Money orders are a safe and convenient way for customers to make payments or forward cash. This modest and longstanding postal product has quite a notable history. The government established the United States Money Order System in 1864 to allow Union soldiers to send money home to relatives and to reduce the risks associated with sending cash through the mail.

In today’s era of digital communications and mobile banking, the money order might seem like a passé postal product. However, it remains a popular and vital offering. Money order sales average about $22.4 billion a year, with the Postal Service earning about $135 million a year in revenue from fees. Customers can buy money orders at a local Post Office facility, branch, station, and from rural carriers using cash, U.S. Treasury checks, Traveler’s check, American Express gift checks, and pin-based debit cards.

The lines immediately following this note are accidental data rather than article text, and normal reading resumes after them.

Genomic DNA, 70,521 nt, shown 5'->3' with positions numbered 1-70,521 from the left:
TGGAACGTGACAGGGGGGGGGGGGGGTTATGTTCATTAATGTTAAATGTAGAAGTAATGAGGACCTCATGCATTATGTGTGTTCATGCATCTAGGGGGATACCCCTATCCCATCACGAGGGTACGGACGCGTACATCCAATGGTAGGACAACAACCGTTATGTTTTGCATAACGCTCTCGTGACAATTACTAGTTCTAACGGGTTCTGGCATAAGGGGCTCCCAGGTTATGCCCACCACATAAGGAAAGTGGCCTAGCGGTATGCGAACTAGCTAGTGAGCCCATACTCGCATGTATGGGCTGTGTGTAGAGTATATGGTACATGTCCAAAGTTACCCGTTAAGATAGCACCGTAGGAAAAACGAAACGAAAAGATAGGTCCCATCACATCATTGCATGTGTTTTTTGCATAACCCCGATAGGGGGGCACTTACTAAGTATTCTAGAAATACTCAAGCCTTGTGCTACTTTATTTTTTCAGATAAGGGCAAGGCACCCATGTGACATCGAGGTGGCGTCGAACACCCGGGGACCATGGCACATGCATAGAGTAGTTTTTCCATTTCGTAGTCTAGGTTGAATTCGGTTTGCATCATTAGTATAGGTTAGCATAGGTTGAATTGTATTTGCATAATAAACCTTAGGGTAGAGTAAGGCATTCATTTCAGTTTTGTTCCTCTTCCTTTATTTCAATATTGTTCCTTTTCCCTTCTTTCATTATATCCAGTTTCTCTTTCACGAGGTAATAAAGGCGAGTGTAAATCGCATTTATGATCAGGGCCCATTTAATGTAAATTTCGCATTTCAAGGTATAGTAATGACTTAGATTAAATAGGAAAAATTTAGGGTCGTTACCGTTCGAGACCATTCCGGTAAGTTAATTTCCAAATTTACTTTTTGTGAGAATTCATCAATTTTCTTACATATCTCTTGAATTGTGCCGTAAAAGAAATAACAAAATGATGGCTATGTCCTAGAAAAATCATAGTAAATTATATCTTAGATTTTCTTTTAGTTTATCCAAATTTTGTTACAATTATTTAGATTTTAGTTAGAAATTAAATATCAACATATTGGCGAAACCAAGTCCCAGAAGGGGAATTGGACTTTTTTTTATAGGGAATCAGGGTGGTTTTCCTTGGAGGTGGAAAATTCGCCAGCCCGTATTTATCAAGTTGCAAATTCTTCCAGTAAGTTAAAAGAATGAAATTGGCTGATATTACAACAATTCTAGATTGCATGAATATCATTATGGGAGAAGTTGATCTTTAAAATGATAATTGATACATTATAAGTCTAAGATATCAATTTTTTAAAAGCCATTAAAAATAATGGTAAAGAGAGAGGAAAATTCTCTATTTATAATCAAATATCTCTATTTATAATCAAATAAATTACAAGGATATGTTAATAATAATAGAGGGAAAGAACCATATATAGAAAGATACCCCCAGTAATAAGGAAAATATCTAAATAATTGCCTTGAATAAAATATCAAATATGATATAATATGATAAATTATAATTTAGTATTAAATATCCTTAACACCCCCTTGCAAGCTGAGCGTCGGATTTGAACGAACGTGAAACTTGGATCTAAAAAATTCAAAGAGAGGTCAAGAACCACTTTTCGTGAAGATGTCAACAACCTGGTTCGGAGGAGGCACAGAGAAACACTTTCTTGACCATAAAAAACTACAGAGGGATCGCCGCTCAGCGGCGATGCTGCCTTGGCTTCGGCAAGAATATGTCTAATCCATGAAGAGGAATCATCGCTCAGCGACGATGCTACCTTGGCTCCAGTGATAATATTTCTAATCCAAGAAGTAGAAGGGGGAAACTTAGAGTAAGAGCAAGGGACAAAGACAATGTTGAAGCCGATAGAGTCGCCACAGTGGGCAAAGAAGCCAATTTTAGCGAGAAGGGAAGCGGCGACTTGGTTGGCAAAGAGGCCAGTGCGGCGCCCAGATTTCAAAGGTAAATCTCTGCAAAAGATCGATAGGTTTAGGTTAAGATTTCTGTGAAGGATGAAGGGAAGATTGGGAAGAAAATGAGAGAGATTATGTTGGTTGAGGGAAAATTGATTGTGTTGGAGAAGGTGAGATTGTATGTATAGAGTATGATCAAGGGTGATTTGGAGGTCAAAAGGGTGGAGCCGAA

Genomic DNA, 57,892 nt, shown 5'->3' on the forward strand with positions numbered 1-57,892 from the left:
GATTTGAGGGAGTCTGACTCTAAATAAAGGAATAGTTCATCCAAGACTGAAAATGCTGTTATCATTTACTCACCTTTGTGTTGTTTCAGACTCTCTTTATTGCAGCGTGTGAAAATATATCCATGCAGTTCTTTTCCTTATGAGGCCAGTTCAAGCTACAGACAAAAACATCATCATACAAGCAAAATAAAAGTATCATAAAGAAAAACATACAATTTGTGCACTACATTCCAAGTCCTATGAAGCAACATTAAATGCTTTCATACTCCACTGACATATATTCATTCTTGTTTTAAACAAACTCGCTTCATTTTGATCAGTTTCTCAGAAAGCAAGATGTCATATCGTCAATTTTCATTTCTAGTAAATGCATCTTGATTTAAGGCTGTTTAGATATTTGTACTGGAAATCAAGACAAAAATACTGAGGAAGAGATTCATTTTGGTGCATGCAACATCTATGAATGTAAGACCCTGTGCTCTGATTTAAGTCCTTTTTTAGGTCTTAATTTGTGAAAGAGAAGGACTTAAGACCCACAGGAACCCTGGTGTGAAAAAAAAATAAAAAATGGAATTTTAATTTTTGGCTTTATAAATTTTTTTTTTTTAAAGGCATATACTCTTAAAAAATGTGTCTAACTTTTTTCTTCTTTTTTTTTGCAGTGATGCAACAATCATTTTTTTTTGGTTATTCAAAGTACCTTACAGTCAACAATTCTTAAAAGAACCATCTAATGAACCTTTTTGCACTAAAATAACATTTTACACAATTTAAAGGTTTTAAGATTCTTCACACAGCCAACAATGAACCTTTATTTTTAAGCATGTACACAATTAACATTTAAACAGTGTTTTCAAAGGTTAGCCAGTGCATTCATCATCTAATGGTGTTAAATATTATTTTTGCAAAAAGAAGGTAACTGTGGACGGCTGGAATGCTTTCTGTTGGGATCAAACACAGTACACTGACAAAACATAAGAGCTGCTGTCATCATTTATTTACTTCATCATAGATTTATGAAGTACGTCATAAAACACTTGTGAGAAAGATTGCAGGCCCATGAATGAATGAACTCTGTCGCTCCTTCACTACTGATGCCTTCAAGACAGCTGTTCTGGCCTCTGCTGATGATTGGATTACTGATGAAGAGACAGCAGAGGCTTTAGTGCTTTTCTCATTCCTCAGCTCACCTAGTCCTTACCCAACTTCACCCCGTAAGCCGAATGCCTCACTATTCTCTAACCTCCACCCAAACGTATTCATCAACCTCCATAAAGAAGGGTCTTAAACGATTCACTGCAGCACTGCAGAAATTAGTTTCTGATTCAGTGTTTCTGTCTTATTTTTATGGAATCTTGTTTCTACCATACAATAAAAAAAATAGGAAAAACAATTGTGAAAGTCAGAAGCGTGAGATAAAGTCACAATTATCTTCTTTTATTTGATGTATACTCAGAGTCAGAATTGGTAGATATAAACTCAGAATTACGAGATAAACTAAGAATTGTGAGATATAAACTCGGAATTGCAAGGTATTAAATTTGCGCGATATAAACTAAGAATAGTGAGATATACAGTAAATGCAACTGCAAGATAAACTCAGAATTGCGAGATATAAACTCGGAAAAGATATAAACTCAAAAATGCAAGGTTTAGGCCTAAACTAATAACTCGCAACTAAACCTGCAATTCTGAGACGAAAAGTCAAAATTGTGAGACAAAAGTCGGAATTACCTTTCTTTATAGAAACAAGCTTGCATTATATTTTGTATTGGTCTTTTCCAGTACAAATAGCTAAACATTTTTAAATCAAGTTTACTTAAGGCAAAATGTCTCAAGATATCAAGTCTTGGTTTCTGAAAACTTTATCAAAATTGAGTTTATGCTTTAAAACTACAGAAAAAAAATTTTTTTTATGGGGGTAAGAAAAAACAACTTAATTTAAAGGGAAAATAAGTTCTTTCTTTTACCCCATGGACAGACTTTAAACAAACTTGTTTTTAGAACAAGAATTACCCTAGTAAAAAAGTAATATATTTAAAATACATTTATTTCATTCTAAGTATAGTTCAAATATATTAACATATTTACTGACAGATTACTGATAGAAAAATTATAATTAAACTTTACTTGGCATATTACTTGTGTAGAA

The Postal Service does not accept payment by check or credit card for money orders, even though it accepts credit cards for other retail transactions throughout its retail network. Money orders are one of the few postal retail products not available online but require an in-person purchase. These and other safeguards were put in place to guard against unauthorized use of money orders and to protect the integrity of the system. Our recent audit report, Controls to Detect Money Order Fraud , found that some of the Postal Service’s current controls fall short in detecting fraud in a timely manner. The report highlighted that safeguards remain important in curbing the opportunities for misuse of money orders. It might be time to find the right balance between providing the public the access it expects in today’s digital world and preserving the safeguards needed to lower fraud and preserve security.

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